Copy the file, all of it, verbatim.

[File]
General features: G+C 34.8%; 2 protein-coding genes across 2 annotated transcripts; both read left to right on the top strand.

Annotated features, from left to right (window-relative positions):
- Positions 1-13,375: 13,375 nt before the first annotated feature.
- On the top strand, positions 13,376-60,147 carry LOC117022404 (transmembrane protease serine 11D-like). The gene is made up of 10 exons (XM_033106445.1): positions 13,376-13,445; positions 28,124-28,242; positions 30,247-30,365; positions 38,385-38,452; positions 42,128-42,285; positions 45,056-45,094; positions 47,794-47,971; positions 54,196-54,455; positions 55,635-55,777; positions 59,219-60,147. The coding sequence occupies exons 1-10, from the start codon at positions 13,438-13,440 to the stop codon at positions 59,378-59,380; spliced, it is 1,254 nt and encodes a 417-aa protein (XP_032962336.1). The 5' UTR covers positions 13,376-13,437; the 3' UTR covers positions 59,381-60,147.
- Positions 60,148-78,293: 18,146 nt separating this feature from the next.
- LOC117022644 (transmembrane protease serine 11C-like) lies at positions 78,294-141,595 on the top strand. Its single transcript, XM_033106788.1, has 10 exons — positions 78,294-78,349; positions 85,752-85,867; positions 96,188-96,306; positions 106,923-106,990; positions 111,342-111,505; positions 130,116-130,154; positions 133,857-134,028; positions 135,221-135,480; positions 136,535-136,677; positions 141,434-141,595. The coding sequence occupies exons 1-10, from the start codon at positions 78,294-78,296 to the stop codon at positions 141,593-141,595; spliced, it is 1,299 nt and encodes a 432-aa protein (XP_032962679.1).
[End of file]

General features: G+C 34.8%; 2 protein-coding genes across 2 annotated transcripts; both read left to right on the top strand.

Annotated features, from left to right (window-relative positions):
- Positions 1-13,375: 13,375 nt before the first annotated feature.
- On the top strand, positions 13,376-60,147 carry LOC117022404 (transmembrane protease serine 11D-like). The gene is made up of 10 exons (XM_033106445.1): positions 13,376-13,445; positions 28,124-28,242; positions 30,247-30,365; positions 38,385-38,452; positions 42,128-42,285; positions 45,056-45,094; positions 47,794-47,971; positions 54,196-54,455; positions 55,635-55,777; positions 59,219-60,147. The coding sequence occupies exons 1-10, from the start codon at positions 13,438-13,440 to the stop codon at positions 59,378-59,380; spliced, it is 1,254 nt and encodes a 417-aa protein (XP_032962336.1). The 5' UTR covers positions 13,376-13,437; the 3' UTR covers positions 59,381-60,147.
- Positions 60,148-78,293: 18,146 nt separating this feature from the next.
- LOC117022644 (transmembrane protease serine 11C-like) lies at positions 78,294-141,595 on the top strand. Its single transcript, XM_033106788.1, has 10 exons — positions 78,294-78,349; positions 85,752-85,867; positions 96,188-96,306; positions 106,923-106,990; positions 111,342-111,505; positions 130,116-130,154; positions 133,857-134,028; positions 135,221-135,480; positions 136,535-136,677; positions 141,434-141,595. The coding sequence occupies exons 1-10, from the start codon at positions 78,294-78,296 to the stop codon at positions 141,593-141,595; spliced, it is 1,299 nt and encodes a 432-aa protein (XP_032962679.1).